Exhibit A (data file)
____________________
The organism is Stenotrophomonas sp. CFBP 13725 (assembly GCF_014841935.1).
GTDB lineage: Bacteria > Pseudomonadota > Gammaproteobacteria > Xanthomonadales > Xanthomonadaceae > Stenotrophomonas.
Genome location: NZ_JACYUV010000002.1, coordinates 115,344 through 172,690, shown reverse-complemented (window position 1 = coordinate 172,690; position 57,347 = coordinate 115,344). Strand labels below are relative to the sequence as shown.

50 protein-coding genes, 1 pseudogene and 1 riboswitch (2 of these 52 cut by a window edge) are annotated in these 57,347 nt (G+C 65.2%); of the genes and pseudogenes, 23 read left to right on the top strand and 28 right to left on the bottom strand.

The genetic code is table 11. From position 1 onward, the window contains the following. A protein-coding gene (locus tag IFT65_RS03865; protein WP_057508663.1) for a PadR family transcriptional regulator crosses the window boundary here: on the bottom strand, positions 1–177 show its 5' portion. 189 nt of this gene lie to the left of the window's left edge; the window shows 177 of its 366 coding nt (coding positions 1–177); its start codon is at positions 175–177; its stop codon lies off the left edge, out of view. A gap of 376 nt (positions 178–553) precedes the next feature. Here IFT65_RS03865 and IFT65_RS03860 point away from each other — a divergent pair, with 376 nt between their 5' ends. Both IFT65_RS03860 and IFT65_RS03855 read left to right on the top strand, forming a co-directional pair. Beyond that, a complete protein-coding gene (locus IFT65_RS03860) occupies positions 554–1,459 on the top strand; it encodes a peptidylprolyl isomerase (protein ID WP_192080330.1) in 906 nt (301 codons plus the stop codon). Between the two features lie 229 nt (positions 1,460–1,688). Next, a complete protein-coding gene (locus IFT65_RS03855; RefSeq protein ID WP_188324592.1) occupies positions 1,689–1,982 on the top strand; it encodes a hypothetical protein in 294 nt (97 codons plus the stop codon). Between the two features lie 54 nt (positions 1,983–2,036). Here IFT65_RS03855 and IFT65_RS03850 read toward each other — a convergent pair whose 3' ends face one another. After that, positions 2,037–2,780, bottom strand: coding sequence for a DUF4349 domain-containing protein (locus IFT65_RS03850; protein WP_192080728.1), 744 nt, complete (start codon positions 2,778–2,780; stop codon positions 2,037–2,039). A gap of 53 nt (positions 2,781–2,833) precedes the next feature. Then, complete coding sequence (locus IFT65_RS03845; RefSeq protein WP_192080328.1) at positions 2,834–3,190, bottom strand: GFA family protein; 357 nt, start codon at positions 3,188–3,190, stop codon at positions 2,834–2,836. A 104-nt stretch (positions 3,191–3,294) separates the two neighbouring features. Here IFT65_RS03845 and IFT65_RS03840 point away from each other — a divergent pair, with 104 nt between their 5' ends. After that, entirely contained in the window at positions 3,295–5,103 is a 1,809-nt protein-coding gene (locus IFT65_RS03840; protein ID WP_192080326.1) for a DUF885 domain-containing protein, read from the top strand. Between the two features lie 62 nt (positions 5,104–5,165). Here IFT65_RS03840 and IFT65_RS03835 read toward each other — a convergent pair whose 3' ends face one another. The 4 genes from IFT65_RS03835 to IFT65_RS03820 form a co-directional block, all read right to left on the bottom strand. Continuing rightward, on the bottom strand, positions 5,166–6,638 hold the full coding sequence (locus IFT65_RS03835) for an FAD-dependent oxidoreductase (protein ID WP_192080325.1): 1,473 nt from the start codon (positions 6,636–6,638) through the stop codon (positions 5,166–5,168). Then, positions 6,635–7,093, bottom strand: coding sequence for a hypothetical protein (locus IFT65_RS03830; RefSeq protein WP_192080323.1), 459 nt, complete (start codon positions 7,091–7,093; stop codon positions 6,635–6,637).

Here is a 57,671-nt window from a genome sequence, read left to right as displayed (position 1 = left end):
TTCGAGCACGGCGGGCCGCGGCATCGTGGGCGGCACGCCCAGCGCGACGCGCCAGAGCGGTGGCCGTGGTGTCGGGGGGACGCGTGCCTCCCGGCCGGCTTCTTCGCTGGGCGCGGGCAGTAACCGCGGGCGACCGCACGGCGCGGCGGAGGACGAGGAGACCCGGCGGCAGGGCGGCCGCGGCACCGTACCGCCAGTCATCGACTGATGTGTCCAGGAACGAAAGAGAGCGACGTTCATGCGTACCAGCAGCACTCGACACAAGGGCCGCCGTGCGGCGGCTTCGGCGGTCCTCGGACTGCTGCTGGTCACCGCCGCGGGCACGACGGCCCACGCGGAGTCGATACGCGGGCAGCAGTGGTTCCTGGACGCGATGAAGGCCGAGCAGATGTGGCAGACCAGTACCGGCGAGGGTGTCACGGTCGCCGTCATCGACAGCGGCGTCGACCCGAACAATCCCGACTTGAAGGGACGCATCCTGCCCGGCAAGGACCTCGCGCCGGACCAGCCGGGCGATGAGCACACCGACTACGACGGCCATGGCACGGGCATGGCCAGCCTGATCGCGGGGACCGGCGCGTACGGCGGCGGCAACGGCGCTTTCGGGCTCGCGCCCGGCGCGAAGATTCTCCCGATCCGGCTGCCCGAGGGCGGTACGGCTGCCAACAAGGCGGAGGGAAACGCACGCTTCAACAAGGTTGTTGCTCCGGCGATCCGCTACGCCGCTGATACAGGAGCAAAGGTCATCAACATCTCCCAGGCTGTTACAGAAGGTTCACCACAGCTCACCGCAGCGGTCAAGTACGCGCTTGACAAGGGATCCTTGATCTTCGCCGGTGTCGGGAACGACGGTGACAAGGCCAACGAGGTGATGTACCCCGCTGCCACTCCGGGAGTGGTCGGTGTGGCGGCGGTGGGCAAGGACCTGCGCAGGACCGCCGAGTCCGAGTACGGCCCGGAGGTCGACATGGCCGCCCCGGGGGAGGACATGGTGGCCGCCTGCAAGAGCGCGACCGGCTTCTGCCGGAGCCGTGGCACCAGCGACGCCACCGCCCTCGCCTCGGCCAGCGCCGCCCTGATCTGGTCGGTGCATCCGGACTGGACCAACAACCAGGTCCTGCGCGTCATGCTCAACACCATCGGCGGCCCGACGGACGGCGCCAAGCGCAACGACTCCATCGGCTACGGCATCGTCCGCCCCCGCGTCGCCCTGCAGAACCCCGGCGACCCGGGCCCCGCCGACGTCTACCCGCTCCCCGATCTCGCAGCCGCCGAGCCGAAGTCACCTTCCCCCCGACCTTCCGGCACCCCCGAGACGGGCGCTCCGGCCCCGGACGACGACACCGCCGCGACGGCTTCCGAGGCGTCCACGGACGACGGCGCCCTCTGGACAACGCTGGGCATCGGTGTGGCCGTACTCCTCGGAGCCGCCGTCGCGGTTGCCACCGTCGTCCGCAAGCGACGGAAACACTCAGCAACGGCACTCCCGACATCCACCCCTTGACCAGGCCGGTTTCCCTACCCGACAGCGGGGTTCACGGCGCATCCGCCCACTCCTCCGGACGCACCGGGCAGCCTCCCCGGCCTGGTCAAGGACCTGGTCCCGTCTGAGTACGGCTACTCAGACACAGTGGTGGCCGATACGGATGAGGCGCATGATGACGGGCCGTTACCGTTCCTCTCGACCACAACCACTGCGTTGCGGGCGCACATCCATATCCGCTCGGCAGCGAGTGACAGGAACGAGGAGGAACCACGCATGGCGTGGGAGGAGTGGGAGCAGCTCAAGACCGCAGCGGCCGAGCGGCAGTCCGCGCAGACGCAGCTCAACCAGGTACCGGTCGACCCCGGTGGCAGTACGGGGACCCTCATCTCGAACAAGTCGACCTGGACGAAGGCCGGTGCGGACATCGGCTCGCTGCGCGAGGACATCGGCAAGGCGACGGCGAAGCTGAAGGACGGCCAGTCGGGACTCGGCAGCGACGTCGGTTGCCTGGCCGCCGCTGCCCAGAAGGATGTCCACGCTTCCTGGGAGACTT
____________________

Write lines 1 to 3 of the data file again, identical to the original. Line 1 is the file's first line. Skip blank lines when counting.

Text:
The organism is Stenotrophomonas sp. CFBP 13725 (assembly GCF_014841935.1).
GTDB lineage: Bacteria > Pseudomonadota > Gammaproteobacteria > Xanthomonadales > Xanthomonadaceae > Stenotrophomonas.
Genome location: NZ_JACYUV010000002.1, coordinates 115,344 through 172,690, shown reverse-complemented (window position 1 = coordinate 172,690; position 57,347 = coordinate 115,344). Strand labels below are relative to the sequence as shown.